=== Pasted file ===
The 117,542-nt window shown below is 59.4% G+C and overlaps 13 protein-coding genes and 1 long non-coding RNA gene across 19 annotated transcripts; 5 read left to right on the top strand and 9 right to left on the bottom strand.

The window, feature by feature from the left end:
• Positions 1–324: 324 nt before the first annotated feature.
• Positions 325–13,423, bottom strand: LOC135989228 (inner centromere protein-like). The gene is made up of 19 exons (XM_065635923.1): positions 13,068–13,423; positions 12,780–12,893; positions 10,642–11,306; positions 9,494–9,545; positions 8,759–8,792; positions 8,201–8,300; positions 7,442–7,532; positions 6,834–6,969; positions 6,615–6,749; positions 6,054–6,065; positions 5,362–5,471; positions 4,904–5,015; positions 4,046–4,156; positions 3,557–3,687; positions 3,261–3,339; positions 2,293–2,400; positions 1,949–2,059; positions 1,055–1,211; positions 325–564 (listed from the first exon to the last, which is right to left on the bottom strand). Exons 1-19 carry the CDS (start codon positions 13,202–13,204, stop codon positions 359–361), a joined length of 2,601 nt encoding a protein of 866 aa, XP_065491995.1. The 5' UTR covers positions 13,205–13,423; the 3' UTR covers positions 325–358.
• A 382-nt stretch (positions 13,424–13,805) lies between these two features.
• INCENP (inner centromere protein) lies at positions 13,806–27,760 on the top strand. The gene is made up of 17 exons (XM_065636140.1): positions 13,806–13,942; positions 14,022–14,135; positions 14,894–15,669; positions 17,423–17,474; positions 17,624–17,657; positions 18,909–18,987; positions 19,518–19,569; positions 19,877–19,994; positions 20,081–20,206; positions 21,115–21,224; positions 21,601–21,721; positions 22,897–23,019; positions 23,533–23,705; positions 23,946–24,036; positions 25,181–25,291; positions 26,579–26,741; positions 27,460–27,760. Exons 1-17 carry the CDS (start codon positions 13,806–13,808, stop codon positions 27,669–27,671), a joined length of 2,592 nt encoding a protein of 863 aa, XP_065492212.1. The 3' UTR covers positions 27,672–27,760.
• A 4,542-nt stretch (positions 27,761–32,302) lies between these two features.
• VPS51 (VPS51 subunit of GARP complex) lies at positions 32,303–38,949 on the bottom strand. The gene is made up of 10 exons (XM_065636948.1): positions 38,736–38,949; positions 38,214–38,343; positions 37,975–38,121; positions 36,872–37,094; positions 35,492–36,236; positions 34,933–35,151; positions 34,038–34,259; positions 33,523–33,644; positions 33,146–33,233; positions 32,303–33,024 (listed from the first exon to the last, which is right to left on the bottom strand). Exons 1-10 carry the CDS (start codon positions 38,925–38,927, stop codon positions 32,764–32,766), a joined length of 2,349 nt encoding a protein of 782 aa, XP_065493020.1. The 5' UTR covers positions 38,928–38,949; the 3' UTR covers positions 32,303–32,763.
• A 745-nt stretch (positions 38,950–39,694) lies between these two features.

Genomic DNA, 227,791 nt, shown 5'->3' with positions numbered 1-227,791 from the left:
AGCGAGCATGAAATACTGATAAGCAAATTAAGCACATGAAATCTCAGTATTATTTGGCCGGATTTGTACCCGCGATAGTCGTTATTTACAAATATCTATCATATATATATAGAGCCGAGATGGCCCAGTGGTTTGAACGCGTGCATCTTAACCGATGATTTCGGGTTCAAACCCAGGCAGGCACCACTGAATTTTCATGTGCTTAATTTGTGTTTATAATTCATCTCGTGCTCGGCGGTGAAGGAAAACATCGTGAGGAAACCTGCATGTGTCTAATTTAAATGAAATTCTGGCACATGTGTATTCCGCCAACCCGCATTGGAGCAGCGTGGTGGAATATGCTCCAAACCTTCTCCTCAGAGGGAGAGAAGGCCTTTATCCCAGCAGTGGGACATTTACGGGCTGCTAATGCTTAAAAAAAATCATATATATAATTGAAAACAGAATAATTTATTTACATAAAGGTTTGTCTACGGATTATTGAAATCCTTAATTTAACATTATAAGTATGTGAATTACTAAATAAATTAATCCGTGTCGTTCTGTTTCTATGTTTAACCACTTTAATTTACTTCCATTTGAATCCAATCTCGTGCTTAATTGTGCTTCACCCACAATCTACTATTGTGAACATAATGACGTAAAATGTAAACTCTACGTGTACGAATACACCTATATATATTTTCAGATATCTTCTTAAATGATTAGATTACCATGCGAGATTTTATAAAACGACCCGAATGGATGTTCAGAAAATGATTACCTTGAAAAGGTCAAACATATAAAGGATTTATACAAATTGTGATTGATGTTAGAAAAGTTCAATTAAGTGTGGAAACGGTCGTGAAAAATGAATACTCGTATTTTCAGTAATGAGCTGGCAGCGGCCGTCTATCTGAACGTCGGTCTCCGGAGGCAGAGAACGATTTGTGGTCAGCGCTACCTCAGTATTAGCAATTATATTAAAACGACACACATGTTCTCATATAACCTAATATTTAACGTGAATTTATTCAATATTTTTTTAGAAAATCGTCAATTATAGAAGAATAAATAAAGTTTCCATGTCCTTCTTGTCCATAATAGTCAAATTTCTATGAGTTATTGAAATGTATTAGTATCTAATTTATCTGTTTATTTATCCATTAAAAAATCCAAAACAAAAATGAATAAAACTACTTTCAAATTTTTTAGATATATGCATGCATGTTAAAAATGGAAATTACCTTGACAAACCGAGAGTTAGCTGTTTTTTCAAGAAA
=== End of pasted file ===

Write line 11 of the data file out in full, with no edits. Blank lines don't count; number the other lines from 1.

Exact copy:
AGCGAGCATGAAATACTGATAAGCAAATTAAGCACATGAAATCTCAGTATTATTTGGCCGGATTTGTACCCGCGATAGTCGTTATTTACAAATATCTATCATATATATATAGAGCCGAGATGGCCCAGTGGTTTGAACGCGTGCATCTTAACCGATGATTTCGGGTTCAAACCCAGGCAGGCACCACTGAATTTTCATGTGCTTAATTTGTGTTTATAATTCATCTCGTGCTCGGCGGTGAAGGAAAACATCGTGAGGAAACCTGCATGTGTCTAATTTAAATGAAATTCTGGCACATGTGTATTCCGCCAACCCGCATTGGAGCAGCGTGGTGGAATATGCTCCAAACCTTCTCCTCAGAGGGAGAGAAGGCCTTTATCCCAGCAGTGGGACATTTACGGGCTGCTAATGCTTAAAAAAAATCATATATATAATTGAAAACAGAATAATTTATTTACATAAAGGTTTGTCTACGGATTATTGAAATCCTTAATTTAACATTATAAGTATGTGAATTACTAAATAAATTAATCCGTGTCGTTCTGTTTCTATGTTTAACCACTTTAATTTACTTCCATTTGAATCCAATCTCGTGCTTAATTGTGCTTCACCCACAATCTACTATTGTGAACATAATGACGTAAAATGTAAACTCTACGTGTACGAATACACCTATATATATTTTCAGATATCTTCTTAAATGATTAGATTACCATGCGAGATTTTATAAAACGACCCGAATGGATGTTCAGAAAATGATTACCTTGAAAAGGTCAAACATATAAAGGATTTATACAAATTGTGATTGATGTTAGAAAAGTTCAATTAAGTGTGGAAACGGTCGTGAAAAATGAATACTCGTATTTTCAGTAATGAGCTGGCAGCGGCCGTCTATCTGAACGTCGGTCTCCGGAGGCAGAGAACGATTTGTGGTCAGCGCTACCTCAGTATTAGCAATTATATTAAAACGACACACATGTTCTCATATAACCTAATATTTAACGTGAATTTATTCAATATTTTTTTAGAAAATCGTCAATTATAGAAGAATAAATAAAGTTTCCATGTCCTTCTTGTCCATAATAGTCAAATTTCTATGAGTTATTGAAATGTATTAGTATCTAATTTATCTGTTTATTTATCCATTAAAAAATCCAAAACAAAAATGAATAAAACTACTTTCAAATTTTTTAGATATATGCATGCATGTTAAAAATGGAAATTACCTTGACAAACCGAGAGTTAGCTGTTTTTTCAAGAAA